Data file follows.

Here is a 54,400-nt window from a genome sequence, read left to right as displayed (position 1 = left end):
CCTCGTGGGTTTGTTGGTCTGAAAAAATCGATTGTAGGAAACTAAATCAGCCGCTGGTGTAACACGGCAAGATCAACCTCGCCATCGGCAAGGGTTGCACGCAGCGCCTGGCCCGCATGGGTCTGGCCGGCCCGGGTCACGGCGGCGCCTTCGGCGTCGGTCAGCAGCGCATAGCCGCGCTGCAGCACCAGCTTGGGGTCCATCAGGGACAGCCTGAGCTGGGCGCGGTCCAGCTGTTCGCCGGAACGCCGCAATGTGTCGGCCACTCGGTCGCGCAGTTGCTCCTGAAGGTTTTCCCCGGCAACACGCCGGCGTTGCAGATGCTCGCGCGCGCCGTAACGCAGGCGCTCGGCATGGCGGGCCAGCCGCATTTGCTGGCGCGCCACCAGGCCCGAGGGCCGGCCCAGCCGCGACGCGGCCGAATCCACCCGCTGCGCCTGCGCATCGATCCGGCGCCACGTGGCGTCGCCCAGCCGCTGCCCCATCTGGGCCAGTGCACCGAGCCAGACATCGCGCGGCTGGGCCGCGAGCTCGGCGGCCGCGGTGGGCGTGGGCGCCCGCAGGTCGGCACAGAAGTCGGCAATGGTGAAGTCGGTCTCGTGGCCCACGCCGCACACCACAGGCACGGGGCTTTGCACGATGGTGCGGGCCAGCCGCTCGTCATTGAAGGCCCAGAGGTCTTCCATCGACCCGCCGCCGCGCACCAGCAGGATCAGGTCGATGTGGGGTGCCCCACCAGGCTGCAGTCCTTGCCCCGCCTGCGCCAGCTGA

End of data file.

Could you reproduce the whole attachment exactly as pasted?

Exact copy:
Here is a 54,400-nt window from a genome sequence, read left to right as displayed (position 1 = left end):
CCTCGTGGGTTTGTTGGTCTGAAAAAATCGATTGTAGGAAACTAAATCAGCCGCTGGTGTAACACGGCAAGATCAACCTCGCCATCGGCAAGGGTTGCACGCAGCGCCTGGCCCGCATGGGTCTGGCCGGCCCGGGTCACGGCGGCGCCTTCGGCGTCGGTCAGCAGCGCATAGCCGCGCTGCAGCACCAGCTTGGGGTCCATCAGGGACAGCCTGAGCTGGGCGCGGTCCAGCTGTTCGCCGGAACGCCGCAATGTGTCGGCCACTCGGTCGCGCAGTTGCTCCTGAAGGTTTTCCCCGGCAACACGCCGGCGTTGCAGATGCTCGCGCGCGCCGTAACGCAGGCGCTCGGCATGGCGGGCCAGCCGCATTTGCTGGCGCGCCACCAGGCCCGAGGGCCGGCCCAGCCGCGACGCGGCCGAATCCACCCGCTGCGCCTGCGCATCGATCCGGCGCCACGTGGCGTCGCCCAGCCGCTGCCCCATCTGGGCCAGTGCACCGAGCCAGACATCGCGCGGCTGGGCCGCGAGCTCGGCGGCCGCGGTGGGCGTGGGCGCCCGCAGGTCGGCACAGAAGTCGGCAATGGTGAAGTCGGTCTCGTGGCCCACGCCGCACACCACAGGCACGGGGCTTTGCACGATGGTGCGGGCCAGCCGCTCGTCATTGAAGGCCCAGAGGTCTTCCATCGACCCGCCGCCGCGCACCAGCAGGATCAGGTCGATGTGGGGTGCCCCACCAGGCTGCAGTCCTTGCCCCGCCTGCGCCAGCTGA